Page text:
Rosa Parks, an American activist, would have been 108 on Feb. 4
After graduating high school with Raymond’s support, Parks became actively involved in civil rights issues by joining the Montgomery chapter of the NAACP in 1943, serving as the chapter’s youth leader as well as secretary to NAACP President E.D. Nixon — a post she held until 1957. The couple never had children.
This was accomplished with a line roughly in the middle of the bus separating white passengers in the front of the bus and African American passengers in the back. When an African American passenger boarded the bus, they had to get on at the front to pay their fare and then get off and re-board the bus at the back door.
The city’s bus ordinance didn’t specifically give drivers the authority to demand a passenger to give up a seat to anyone, regardless of color. However, Montgomery bus drivers had adopted the custom of moving back the sign separating Black and white passengers and, if necessary, asking Black passengers to give up their seats to white passengers. If the Black passenger protested, the bus driver had the authority to refuse service and could call the police to have them removed.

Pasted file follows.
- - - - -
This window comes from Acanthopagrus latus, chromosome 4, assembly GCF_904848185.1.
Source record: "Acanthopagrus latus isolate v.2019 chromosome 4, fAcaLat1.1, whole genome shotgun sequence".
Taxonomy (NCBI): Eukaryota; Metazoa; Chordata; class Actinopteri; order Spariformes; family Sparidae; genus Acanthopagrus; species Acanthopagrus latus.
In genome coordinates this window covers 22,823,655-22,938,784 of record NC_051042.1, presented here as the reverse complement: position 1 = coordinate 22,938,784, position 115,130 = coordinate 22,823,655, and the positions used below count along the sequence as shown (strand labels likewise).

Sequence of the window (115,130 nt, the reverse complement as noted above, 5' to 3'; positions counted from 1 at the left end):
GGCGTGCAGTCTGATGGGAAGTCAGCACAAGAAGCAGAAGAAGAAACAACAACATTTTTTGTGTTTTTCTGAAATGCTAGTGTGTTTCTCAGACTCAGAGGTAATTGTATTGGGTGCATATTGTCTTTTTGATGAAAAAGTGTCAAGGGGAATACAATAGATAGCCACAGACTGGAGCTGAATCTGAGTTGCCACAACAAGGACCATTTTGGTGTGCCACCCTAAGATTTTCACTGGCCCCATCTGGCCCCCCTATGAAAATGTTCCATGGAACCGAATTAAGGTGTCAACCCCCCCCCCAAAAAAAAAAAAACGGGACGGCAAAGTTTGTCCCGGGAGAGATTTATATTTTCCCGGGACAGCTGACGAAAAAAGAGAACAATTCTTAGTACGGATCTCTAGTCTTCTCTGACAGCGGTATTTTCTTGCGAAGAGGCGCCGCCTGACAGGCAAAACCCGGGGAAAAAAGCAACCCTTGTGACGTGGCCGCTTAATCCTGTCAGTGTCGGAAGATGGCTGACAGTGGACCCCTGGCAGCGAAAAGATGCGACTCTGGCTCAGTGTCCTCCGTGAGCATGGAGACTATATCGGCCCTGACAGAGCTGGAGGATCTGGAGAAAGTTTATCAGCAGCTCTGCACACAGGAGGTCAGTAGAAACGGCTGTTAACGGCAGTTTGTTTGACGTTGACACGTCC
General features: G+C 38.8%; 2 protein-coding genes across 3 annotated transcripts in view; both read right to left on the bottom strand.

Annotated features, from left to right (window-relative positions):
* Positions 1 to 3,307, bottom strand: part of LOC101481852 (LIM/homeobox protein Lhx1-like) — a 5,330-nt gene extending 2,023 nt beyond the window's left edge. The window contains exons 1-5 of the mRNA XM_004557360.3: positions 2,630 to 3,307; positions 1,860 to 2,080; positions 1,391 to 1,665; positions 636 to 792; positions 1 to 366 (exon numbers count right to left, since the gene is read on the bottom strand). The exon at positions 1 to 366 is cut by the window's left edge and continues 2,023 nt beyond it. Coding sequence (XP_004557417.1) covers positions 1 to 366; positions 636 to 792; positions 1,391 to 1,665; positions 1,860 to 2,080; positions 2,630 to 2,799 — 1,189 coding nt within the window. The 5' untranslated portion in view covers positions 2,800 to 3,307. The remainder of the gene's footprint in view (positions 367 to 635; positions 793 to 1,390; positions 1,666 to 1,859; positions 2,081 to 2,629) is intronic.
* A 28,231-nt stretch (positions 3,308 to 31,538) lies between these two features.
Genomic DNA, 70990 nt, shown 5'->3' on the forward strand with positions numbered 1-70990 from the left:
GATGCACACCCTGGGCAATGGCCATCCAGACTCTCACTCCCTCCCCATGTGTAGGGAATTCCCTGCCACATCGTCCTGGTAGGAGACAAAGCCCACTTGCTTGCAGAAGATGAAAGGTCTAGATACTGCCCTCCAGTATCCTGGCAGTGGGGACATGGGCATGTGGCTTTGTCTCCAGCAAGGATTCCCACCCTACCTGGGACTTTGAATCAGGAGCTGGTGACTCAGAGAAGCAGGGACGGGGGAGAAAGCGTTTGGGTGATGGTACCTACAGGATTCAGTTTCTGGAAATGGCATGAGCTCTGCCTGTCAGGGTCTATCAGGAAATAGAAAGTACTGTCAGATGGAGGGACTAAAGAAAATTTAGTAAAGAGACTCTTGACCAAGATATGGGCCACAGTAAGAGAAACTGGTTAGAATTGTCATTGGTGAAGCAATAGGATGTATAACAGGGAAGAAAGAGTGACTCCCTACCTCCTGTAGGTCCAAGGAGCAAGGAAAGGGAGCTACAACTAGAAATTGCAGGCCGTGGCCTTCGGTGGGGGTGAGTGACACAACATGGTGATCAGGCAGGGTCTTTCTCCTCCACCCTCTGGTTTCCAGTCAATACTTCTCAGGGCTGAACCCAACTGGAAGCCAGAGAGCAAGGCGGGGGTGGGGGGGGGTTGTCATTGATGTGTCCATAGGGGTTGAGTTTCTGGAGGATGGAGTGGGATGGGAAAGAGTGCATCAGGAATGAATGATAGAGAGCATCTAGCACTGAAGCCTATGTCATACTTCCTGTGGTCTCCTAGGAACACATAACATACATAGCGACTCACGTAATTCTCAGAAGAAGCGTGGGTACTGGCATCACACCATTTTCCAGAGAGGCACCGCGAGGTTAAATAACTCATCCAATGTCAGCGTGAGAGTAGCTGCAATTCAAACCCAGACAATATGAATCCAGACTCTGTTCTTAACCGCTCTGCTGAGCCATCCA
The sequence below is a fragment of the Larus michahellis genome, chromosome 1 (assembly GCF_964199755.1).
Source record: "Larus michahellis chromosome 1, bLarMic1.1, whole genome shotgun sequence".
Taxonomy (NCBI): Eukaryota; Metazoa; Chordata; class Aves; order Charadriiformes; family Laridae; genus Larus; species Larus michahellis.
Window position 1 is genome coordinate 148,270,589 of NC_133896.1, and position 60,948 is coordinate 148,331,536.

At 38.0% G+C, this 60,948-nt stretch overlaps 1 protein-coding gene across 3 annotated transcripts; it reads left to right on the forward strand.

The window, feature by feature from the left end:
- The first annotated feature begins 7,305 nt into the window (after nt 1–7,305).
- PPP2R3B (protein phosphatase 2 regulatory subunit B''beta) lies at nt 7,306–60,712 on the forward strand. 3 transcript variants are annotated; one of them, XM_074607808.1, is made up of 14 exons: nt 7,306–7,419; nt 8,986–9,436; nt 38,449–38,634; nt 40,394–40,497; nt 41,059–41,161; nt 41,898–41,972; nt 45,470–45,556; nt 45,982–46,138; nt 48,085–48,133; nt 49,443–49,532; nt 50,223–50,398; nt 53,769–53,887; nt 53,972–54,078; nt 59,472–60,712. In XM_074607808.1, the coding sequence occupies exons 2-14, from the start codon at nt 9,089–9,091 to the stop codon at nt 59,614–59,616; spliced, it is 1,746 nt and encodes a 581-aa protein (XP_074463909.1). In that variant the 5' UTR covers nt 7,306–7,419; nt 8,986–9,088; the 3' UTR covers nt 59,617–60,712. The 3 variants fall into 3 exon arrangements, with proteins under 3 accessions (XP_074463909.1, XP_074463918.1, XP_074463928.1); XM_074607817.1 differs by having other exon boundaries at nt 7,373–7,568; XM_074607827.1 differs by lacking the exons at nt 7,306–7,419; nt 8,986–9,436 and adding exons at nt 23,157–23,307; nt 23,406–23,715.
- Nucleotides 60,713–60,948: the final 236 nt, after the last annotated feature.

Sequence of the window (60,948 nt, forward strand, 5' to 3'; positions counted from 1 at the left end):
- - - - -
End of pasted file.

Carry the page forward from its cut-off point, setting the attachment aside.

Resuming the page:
Three of the other Black passengers on the bus complied with the driver, but Parks refused and remained seated. The driver demanded, “Why don’t you stand up?” to which Parks replied, “I don’t think I should have to stand up.” The driver called the police and had her arrested.
The police arrested Parks at the scene and charged her with violation of Chapter 6, Section 11, of the Montgomery City Code. She was taken to police headquarters, where, later that night, she was released on bail.
Members of the African American community were asked to stay off city buses on Monday, Dec. 5, 1955 — the day of Parks’ trial — in protest of her arrest. People were encouraged to stay home from work or school, take a cab or walk to work. With most of the African American community not riding the bus, organizers believed a longer boycott might be successful. The Montgomery Bus Boycott, as it came to be known, was a huge success, lasting for 381 days and ending with a Supreme Court ruling declaring segregation on public transit systems to be unconstitutional.
Photo caption above: Memphis, TN, USA – June 9, 2017: Sculpture of Rosa Parks inside bus at the National Civil Rights Museum and the site of the Assassination of Dr. Martin Luther King Jr.
- Rosa Parks sculpture: Shutterstock